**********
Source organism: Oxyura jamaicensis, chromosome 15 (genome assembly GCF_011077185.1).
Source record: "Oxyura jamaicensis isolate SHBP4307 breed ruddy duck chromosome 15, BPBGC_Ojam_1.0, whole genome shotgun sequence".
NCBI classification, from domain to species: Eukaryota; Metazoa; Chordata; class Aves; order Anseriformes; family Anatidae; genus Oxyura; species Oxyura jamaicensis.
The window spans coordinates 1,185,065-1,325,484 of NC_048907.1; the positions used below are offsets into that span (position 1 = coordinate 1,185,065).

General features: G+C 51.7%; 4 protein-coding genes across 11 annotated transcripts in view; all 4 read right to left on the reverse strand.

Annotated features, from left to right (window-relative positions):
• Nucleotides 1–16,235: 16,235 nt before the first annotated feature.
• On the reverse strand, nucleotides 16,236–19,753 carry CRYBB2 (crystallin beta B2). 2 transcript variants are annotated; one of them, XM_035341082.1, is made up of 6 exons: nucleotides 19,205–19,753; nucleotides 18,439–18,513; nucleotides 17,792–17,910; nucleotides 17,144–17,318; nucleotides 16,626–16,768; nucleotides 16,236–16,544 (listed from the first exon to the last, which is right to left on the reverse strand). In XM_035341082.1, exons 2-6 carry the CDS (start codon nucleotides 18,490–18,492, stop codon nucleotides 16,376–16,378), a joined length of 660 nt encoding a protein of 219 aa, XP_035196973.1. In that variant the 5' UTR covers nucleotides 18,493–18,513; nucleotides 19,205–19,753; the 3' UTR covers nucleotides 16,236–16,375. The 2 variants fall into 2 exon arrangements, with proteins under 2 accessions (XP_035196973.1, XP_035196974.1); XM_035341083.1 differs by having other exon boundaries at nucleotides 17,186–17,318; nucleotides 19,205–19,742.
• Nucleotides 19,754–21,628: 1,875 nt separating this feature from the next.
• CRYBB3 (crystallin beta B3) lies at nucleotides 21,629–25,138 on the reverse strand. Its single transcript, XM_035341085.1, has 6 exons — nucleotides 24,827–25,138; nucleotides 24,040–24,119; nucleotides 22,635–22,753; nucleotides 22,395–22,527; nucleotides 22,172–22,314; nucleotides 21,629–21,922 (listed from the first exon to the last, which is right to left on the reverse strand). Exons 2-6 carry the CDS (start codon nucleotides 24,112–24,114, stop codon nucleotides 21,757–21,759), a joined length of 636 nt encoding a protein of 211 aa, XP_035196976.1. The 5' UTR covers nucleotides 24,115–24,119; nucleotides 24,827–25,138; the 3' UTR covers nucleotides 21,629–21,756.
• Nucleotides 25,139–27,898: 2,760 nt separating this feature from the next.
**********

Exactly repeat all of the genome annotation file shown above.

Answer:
Source organism: Oxyura jamaicensis, chromosome 15 (genome assembly GCF_011077185.1).
Source record: "Oxyura jamaicensis isolate SHBP4307 breed ruddy duck chromosome 15, BPBGC_Ojam_1.0, whole genome shotgun sequence".
NCBI classification, from domain to species: Eukaryota; Metazoa; Chordata; class Aves; order Anseriformes; family Anatidae; genus Oxyura; species Oxyura jamaicensis.
The window spans coordinates 1,185,065-1,325,484 of NC_048907.1; the positions used below are offsets into that span (position 1 = coordinate 1,185,065).

General features: G+C 51.7%; 4 protein-coding genes across 11 annotated transcripts in view; all 4 read right to left on the reverse strand.

Annotated features, from left to right (window-relative positions):
• Nucleotides 1–16,235: 16,235 nt before the first annotated feature.
• On the reverse strand, nucleotides 16,236–19,753 carry CRYBB2 (crystallin beta B2). 2 transcript variants are annotated; one of them, XM_035341082.1, is made up of 6 exons: nucleotides 19,205–19,753; nucleotides 18,439–18,513; nucleotides 17,792–17,910; nucleotides 17,144–17,318; nucleotides 16,626–16,768; nucleotides 16,236–16,544 (listed from the first exon to the last, which is right to left on the reverse strand). In XM_035341082.1, exons 2-6 carry the CDS (start codon nucleotides 18,490–18,492, stop codon nucleotides 16,376–16,378), a joined length of 660 nt encoding a protein of 219 aa, XP_035196973.1. In that variant the 5' UTR covers nucleotides 18,493–18,513; nucleotides 19,205–19,753; the 3' UTR covers nucleotides 16,236–16,375. The 2 variants fall into 2 exon arrangements, with proteins under 2 accessions (XP_035196973.1, XP_035196974.1); XM_035341083.1 differs by having other exon boundaries at nucleotides 17,186–17,318; nucleotides 19,205–19,742.
• Nucleotides 19,754–21,628: 1,875 nt separating this feature from the next.
• CRYBB3 (crystallin beta B3) lies at nucleotides 21,629–25,138 on the reverse strand. Its single transcript, XM_035341085.1, has 6 exons — nucleotides 24,827–25,138; nucleotides 24,040–24,119; nucleotides 22,635–22,753; nucleotides 22,395–22,527; nucleotides 22,172–22,314; nucleotides 21,629–21,922 (listed from the first exon to the last, which is right to left on the reverse strand). Exons 2-6 carry the CDS (start codon nucleotides 24,112–24,114, stop codon nucleotides 21,757–21,759), a joined length of 636 nt encoding a protein of 211 aa, XP_035196976.1. The 5' UTR covers nucleotides 24,115–24,119; nucleotides 24,827–25,138; the 3' UTR covers nucleotides 21,629–21,756.
• Nucleotides 25,139–27,898: 2,760 nt separating this feature from the next.